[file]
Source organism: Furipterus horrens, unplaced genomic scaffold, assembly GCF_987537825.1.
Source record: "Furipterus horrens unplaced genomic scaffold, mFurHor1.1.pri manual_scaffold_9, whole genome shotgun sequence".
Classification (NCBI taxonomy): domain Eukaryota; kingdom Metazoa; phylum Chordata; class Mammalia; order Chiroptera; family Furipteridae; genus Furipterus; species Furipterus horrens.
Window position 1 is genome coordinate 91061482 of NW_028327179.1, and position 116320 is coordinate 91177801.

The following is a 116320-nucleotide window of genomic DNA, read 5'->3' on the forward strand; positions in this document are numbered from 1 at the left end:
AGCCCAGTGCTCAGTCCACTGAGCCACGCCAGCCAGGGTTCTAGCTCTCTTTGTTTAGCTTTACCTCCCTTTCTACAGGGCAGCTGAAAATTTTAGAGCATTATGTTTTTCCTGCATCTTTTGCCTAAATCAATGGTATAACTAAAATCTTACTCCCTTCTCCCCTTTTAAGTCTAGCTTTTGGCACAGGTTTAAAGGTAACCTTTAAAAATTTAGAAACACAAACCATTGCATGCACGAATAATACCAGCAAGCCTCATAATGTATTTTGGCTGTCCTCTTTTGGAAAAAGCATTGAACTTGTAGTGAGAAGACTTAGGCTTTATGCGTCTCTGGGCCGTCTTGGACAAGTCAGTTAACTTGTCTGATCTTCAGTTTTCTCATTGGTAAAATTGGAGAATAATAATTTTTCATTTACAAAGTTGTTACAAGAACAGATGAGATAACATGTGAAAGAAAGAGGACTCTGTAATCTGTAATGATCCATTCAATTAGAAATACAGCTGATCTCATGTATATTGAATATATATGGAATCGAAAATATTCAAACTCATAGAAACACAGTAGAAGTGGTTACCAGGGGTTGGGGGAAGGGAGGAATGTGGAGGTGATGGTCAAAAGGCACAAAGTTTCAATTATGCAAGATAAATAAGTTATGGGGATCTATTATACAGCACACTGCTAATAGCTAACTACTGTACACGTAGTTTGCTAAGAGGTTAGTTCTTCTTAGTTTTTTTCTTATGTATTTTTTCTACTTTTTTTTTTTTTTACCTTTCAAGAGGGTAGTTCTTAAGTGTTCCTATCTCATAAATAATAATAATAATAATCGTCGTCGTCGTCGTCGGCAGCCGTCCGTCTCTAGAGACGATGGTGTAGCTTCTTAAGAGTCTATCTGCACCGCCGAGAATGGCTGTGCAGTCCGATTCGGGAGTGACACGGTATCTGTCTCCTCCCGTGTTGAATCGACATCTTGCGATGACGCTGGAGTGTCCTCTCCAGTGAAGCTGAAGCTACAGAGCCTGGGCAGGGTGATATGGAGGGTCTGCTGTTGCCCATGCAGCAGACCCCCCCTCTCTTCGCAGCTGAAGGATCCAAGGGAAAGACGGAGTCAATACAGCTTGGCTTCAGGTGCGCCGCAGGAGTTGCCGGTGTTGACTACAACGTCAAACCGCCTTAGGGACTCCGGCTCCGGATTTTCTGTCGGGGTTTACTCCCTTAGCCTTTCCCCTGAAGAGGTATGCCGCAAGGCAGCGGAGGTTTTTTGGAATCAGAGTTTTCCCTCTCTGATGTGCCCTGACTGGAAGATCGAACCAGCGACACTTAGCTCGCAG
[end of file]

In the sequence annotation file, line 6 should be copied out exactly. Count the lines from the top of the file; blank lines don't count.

AGCCCAGTGCTCAGTCCACTGAGCCACGCCAGCCAGGGTTCTAGCTCTCTTTGTTTAGCTTTACCTCCCTTTCTACAGGGCAGCTGAAAATTTTAGAGCATTATGTTTTTCCTGCATCTTTTGCCTAAATCAATGGTATAACTAAAATCTTACTCCCTTCTCCCCTTTTAAGTCTAGCTTTTGGCACAGGTTTAAAGGTAACCTTTAAAAATTTAGAAACACAAACCATTGCATGCACGAATAATACCAGCAAGCCTCATAATGTATTTTGGCTGTCCTCTTTTGGAAAAAGCATTGAACTTGTAGTGAGAAGACTTAGGCTTTATGCGTCTCTGGGCCGTCTTGGACAAGTCAGTTAACTTGTCTGATCTTCAGTTTTCTCATTGGTAAAATTGGAGAATAATAATTTTTCATTTACAAAGTTGTTACAAGAACAGATGAGATAACATGTGAAAGAAAGAGGACTCTGTAATCTGTAATGATCCATTCAATTAGAAATACAGCTGATCTCATGTATATTGAATATATATGGAATCGAAAATATTCAAACTCATAGAAACACAGTAGAAGTGGTTACCAGGGGTTGGGGGAAGGGAGGAATGTGGAGGTGATGGTCAAAAGGCACAAAGTTTCAATTATGCAAGATAAATAAGTTATGGGGATCTATTATACAGCACACTGCTAATAGCTAACTACTGTACACGTAGTTTGCTAAGAGGTTAGTTCTTCTTAGTTTTTTTCTTATGTATTTTTTCTACTTTTTTTTTTTTTTACCTTTCAAGAGGGTAGTTCTTAAGTGTTCCTATCTCATAAATAATAATAATAATAATCGTCGTCGTCGTCGTCGGCAGCCGTCCGTCTCTAGAGACGATGGTGTAGCTTCTTAAGAGTCTATCTGCACCGCCGAGAATGGCTGTGCAGTCCGATTCGGGAGTGACACGGTATCTGTCTCCTCCCGTGTTGAATCGACATCTTGCGATGACGCTGGAGTGTCCTCTCCAGTGAAGCTGAAGCTACAGAGCCTGGGCAGGGTGATATGGAGGGTCTGCTGTTGCCCATGCAGCAGACCCCCCCTCTCTTCGCAGCTGAAGGATCCAAGGGAAAGACGGAGTCAATACAGCTTGGCTTCAGGTGCGCCGCAGGAGTTGCCGGTGTTGACTACAACGTCAAACCGCCTTAGGGACTCCGGCTCCGGATTTTCTGTCGGGGTTTACTCCCTTAGCCTTTCCCCTGAAGAGGTATGCCGCAAGGCAGCGGAGGTTTTTTGGAATCAGAGTTTTCCCTCTCTGATGTGCCCTGACTGGAAGATCGAACCAGCGACACTTAGCTCGCAG